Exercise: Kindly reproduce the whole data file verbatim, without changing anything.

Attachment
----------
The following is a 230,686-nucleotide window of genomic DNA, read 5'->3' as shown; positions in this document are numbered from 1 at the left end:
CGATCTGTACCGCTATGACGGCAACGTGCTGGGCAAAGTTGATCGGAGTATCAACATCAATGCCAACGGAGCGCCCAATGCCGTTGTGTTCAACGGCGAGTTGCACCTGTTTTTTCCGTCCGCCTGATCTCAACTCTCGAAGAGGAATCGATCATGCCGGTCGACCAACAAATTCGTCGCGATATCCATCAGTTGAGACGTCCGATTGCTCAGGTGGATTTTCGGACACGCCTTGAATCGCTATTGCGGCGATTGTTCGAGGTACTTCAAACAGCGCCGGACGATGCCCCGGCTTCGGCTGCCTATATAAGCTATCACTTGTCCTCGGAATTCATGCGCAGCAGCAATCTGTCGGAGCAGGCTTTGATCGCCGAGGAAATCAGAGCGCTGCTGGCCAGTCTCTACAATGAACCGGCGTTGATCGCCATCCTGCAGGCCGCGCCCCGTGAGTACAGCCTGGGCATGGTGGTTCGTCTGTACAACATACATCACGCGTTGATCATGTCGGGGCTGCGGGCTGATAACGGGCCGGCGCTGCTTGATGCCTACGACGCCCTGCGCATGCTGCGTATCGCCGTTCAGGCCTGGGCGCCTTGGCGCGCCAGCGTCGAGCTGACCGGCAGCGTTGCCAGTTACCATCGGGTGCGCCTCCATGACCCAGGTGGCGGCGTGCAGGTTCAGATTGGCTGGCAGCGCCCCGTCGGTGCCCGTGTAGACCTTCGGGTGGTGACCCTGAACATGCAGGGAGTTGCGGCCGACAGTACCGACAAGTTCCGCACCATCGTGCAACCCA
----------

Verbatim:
The following is a 230,686-nucleotide window of genomic DNA, read 5'->3' as shown; positions in this document are numbered from 1 at the left end:
CGATCTGTACCGCTATGACGGCAACGTGCTGGGCAAAGTTGATCGGAGTATCAACATCAATGCCAACGGAGCGCCCAATGCCGTTGTGTTCAACGGCGAGTTGCACCTGTTTTTTCCGTCCGCCTGATCTCAACTCTCGAAGAGGAATCGATCATGCCGGTCGACCAACAAATTCGTCGCGATATCCATCAGTTGAGACGTCCGATTGCTCAGGTGGATTTTCGGACACGCCTTGAATCGCTATTGCGGCGATTGTTCGAGGTACTTCAAACAGCGCCGGACGATGCCCCGGCTTCGGCTGCCTATATAAGCTATCACTTGTCCTCGGAATTCATGCGCAGCAGCAATCTGTCGGAGCAGGCTTTGATCGCCGAGGAAATCAGAGCGCTGCTGGCCAGTCTCTACAATGAACCGGCGTTGATCGCCATCCTGCAGGCCGCGCCCCGTGAGTACAGCCTGGGCATGGTGGTTCGTCTGTACAACATACATCACGCGTTGATCATGTCGGGGCTGCGGGCTGATAACGGGCCGGCGCTGCTTGATGCCTACGACGCCCTGCGCATGCTGCGTATCGCCGTTCAGGCCTGGGCGCCTTGGCGCGCCAGCGTCGAGCTGACCGGCAGCGTTGCCAGTTACCATCGGGTGCGCCTCCATGACCCAGGTGGCGGCGTGCAGGTTCAGATTGGCTGGCAGCGCCCCGTCGGTGCCCGTGTAGACCTTCGGGTGGTGACCCTGAACATGCAGGGAGTTGCGGCCGACAGTACCGACAAGTTCCGCACCATCGTGCAACCCA